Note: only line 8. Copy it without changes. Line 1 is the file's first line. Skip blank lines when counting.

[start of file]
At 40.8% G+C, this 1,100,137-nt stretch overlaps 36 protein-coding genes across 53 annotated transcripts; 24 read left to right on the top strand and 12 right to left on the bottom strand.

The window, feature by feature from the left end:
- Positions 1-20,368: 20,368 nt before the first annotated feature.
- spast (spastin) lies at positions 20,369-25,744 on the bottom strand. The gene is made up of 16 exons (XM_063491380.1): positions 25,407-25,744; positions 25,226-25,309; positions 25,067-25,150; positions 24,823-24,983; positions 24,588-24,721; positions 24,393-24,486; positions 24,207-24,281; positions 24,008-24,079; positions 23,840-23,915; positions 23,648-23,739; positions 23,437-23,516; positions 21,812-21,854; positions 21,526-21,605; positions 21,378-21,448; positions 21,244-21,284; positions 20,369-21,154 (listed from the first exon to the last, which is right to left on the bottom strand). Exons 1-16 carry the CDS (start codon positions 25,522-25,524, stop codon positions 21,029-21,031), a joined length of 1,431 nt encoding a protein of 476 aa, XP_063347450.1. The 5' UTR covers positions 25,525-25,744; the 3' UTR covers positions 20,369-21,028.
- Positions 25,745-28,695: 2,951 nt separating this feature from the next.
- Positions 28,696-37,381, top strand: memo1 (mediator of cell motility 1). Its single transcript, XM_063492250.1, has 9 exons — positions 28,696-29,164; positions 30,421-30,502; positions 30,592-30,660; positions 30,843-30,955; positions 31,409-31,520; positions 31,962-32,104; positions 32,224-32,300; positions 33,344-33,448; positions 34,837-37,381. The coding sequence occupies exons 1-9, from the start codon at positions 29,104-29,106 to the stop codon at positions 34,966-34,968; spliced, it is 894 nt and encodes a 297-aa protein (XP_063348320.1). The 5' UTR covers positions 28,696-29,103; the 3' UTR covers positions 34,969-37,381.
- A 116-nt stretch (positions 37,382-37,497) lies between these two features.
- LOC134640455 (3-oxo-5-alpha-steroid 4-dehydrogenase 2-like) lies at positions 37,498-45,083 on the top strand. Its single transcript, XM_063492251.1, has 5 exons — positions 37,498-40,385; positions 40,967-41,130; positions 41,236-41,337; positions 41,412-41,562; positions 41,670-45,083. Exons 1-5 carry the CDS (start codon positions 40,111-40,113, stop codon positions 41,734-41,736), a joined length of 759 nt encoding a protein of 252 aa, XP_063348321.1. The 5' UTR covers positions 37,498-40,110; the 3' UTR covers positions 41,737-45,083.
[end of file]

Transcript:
- LOC134640455 (3-oxo-5-alpha-steroid 4-dehydrogenase 2-like) lies at positions 37,498-45,083 on the top strand. Its single transcript, XM_063492251.1, has 5 exons — positions 37,498-40,385; positions 40,967-41,130; positions 41,236-41,337; positions 41,412-41,562; positions 41,670-45,083. Exons 1-5 carry the CDS (start codon positions 40,111-40,113, stop codon positions 41,734-41,736), a joined length of 759 nt encoding a protein of 252 aa, XP_063348321.1. The 5' UTR covers positions 37,498-40,110; the 3' UTR covers positions 41,737-45,083.